In a world that is increasingly opening up to – and understanding those with – mental health issues, it’s no surprise that Mental Health Awareness Week is now a firmer fixture on calendars around the UK and beyond.
Organised by the Mental Health Foundation, and taking place from Monday, 13th to Sunday, 19th May this year, Eagle Eye is getting involved to highlight the importance of mental health awareness at work.
Here at Eagle Eye, we pride ourselves on embodying the company’s core “purple” values and our Human Resources (HR) team are busy promoting mental health awareness as part of our commitment to each other.
We spoke to our lovely HR advisor, Beth Ziverts, about the work the team is doing in the run up to Mental Health Awareness Week and beyond, as well as why this work is so important to us all.
Beth told us: “One in four people will experience some sort of mental illness in a year, and 25% of adults are experiencing depression, anxiety or stress at any one time, as the most common mental health problems. That means, as we are a company of 147 employees, 29 of them will be experiencing some form of depression, anxiety or stress at any one time – that’s a lot of our people, so it’s important for us to do something to raise awareness and provide support to those affected.
“To combat this, so far HR has given a presentation on mental health awareness at the regular, weekly company teleconference that our CEO Tim Mason hosts, called “Tea with Tim” and I regularly send out LifeWorks articles on various health topics for people to read.
“We also recently sent three employees on a MHFA [Mental Health First Aider] course, and have two more due to attend, so that we will have a trained MHFA on hand at each of our office locations in Guildford and Manchester in the UK and Toronto in Canada.”
Proactively managing mental health
The role of the MHFA is:-
- To spot the early signs of mental ill health
- To start a supportive conversation and listen non-judgementally
- To encourage people suffering to access appropriate support and help
- To tackle the stigma around mental ill health – it happens and we want to support people who are suffering
- To facilitate activities and opportunities to improve people’s mental health
Beth said this work was important – for every Eagle Eye team member and the company as a whole – because of the impact that mental health has on our ability to succeed.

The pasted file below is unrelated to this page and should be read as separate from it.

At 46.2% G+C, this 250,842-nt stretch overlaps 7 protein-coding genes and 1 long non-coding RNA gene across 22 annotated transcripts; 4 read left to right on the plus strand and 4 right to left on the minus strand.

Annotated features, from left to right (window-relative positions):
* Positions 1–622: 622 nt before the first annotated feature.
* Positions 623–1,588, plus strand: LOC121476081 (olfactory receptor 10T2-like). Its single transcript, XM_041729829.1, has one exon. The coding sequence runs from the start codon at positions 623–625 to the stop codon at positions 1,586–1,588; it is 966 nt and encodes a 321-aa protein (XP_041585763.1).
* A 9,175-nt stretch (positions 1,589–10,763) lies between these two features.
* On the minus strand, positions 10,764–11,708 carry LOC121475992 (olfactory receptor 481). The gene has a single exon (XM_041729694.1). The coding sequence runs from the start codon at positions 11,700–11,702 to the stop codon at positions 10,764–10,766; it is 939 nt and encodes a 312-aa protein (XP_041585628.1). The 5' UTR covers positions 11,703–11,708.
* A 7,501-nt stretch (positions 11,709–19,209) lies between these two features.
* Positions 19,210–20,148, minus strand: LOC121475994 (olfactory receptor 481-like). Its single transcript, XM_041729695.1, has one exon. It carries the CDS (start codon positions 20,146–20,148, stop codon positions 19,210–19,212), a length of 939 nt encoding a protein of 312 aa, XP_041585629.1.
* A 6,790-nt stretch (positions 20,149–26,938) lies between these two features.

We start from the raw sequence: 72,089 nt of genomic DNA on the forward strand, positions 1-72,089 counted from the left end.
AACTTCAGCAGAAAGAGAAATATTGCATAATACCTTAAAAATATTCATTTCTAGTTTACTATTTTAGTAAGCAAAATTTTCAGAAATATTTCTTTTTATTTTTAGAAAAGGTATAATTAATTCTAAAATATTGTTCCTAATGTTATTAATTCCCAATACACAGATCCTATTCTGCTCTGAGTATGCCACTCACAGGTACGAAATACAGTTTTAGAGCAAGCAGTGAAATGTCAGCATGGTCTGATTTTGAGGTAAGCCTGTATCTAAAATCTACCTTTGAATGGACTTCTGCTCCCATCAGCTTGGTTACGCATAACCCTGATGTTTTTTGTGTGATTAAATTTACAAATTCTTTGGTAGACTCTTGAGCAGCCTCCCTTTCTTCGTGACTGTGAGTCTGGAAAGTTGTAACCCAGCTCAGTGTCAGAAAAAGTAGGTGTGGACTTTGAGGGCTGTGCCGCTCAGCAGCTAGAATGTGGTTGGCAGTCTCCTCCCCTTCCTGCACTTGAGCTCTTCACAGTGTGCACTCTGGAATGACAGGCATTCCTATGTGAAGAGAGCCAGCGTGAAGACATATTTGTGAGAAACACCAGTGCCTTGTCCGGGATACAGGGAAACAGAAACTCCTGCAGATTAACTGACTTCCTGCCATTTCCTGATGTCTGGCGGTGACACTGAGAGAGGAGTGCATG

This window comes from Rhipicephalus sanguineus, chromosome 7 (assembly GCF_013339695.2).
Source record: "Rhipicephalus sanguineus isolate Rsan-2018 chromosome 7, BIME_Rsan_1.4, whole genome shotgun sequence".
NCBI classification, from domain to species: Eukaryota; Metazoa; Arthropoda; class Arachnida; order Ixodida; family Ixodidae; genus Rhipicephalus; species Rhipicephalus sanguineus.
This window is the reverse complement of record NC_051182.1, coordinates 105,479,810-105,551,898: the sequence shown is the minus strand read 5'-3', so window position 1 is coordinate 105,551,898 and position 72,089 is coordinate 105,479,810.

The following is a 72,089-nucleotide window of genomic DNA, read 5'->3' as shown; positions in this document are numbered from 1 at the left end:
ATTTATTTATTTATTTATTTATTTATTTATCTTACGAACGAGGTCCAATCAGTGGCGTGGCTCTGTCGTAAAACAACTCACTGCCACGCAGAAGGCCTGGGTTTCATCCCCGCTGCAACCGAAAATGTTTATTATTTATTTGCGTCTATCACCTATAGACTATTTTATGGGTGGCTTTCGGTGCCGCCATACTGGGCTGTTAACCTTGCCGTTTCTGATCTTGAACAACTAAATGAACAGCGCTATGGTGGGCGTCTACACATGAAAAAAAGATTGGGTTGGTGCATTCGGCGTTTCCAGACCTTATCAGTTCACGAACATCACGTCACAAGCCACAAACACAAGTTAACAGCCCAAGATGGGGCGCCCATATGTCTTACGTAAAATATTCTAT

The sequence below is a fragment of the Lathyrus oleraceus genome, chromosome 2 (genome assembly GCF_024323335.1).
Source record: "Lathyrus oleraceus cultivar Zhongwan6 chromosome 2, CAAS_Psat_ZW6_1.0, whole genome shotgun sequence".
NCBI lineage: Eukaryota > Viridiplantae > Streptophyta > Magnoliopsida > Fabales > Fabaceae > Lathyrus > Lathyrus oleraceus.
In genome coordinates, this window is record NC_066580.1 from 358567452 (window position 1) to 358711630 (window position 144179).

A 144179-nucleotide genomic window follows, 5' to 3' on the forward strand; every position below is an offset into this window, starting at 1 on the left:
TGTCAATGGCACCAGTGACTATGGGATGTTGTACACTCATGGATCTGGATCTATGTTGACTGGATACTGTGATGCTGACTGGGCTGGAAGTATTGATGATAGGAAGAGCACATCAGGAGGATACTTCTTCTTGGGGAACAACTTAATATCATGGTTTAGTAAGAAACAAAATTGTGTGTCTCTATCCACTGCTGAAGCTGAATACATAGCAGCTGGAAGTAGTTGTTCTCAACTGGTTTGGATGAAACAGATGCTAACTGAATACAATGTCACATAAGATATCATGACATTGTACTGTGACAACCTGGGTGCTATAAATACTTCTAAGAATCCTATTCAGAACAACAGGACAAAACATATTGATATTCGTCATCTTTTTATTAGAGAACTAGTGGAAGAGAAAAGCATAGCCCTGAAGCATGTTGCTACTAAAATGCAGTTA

She explained: “The benefits for the individuals are increased levels of support and access to resources they may not have known existed, feeling able to talk freely about mental health, reducing the stigma around mental health and promoting early intervention to enable faster recovery.
“But the support and benefits go wider than just the individual employee, as the resources available are also there for employees’ friends and family too – so anyone can come speak to our MHFAs if they are concerned about a loved one and we will help to support them with that.
“The benefits for the company are that it reduces sickness absence and presenteeism (when employees still come to work when ill but underperform),” Beth added. “Improving mental health management in the workplace, including prevention and early identification of problems, should enable employers to save 30% or more of the costs associated with mental ill health – which costs UK Plc at least £8 billion a year according to the Centre for Mental Health.
“Recruitment, engagement and loyalty should also increase. According to a 2013 survey by Mind, 60% of employees would feel more motivated and likely to recommend their organisation as a good place to work if their employer took action to support mental health and wellbeing.”
Staying one step ahead of the issues
She continued: “There is currently no legislation mandating the training of MHFAs, as there is for Emergency Response training. So, we are ahead of the curve with this. It will eventually become mandatory, as with First Aiders and Fire Marshals, where you need to have a set number of these trained people depending on the total number of people there are in an office.”
Going forward, Beth added: “The MHFAs will be meeting regularly to discuss how they can further improve Eagle Eye’s mental health awareness capabilities and resources going forward. We are currently working on a bank of resources (that will include websites, helplines, books and articles, etc.) for each specific area or symptom of mental health that we can publish for anyone in the business to take advantage of.